Which Light Bulb Burns the Brightest?

Today’s post has nothing to do with light bulbs, but has everything to do with ideas.

After I finish each novel in my Southern California mystery series, I toss around ideas in my head for the next book. Or at least for a solid opening chapter.

For Book Five, my First Attempt at a draft featured heroine Corrie Locke lounging around the movie studio legal office with sidekick and former security guard turned legal assistant, Veera, spying out the window of their office. Their former boss is spotted entering their building. What does he want?

I kicked around that chapter a bit, then shelved it to try again. Enter Attempt #2. A totally different draft. That first chapter opened with Michael, Corrie’s sweet computer nerd, college dean and best friend turned love interest, driving her to an secret location for a surprise. Corrie’s not keen on surprises. How will she know which weapon to pack? Turns out the destination is perfect for a romantic picnic…

…except it’s not because there’s some unexpected action that prevents anything resembling a picnic. I put that scene aside and pondered yet another book.

On to Attempt #3: this opening chapter featured Corrie accompanying her loving, caring, slightly meddlesome, but very fashionable, mother to dinner at the home of a former client of Mom’s. The client asked to meet Corrie after learning of her case-cracking skills. Turns out the client is holding a séance to find her missing son and asks Corrie to team up with the psychic to locate him. Only problem is, Corrie’s convinced the psychic is a fake… or is he?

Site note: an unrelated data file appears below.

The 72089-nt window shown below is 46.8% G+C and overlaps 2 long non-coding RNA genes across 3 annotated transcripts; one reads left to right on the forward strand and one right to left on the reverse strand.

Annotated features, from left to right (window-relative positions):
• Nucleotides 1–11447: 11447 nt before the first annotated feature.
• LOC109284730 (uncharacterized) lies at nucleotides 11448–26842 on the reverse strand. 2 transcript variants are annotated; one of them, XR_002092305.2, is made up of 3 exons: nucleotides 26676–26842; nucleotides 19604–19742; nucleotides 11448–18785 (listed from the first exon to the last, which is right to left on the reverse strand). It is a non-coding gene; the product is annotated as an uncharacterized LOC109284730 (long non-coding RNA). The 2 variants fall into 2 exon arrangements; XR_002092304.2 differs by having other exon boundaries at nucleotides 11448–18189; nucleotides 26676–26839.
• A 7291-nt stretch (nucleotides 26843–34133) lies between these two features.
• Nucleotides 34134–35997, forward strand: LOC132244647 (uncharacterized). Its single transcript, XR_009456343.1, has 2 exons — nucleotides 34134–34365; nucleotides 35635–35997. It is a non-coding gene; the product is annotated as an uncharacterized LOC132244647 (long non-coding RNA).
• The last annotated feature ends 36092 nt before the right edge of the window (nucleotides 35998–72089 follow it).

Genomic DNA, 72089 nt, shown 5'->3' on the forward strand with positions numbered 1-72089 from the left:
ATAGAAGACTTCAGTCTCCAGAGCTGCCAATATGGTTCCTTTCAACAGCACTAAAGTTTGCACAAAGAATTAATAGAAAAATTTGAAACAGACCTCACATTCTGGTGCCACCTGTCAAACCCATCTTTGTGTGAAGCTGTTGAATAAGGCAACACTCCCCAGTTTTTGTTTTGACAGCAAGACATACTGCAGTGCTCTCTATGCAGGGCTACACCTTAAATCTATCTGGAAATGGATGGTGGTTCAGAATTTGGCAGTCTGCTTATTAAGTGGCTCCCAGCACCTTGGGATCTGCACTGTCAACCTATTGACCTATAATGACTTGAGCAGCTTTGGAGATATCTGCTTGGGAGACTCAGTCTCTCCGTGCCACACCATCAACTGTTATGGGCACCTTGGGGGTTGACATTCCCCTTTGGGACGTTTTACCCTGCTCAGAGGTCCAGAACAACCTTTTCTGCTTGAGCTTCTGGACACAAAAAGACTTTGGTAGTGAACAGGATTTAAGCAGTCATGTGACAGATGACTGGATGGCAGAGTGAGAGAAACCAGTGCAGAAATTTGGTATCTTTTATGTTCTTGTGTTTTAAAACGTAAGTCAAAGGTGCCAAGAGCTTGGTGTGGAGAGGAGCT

Which one of the three Attempts did I go with?

That’s right: Attempt #1…except I created a whole different Chapter One. A critical reader kindly suggested the first chapter contain more action. I happily obliged, putting Corrie in a sketchy warehouse with some highly suspicious objects, one of which comes in handy as the story unfolds and Corrie snags her first official P.I. job.

Attempts #2 and #3 may be used for Books Six and Seven. The moral of this post? All light bulbs can shine brightly, if given the chance.  

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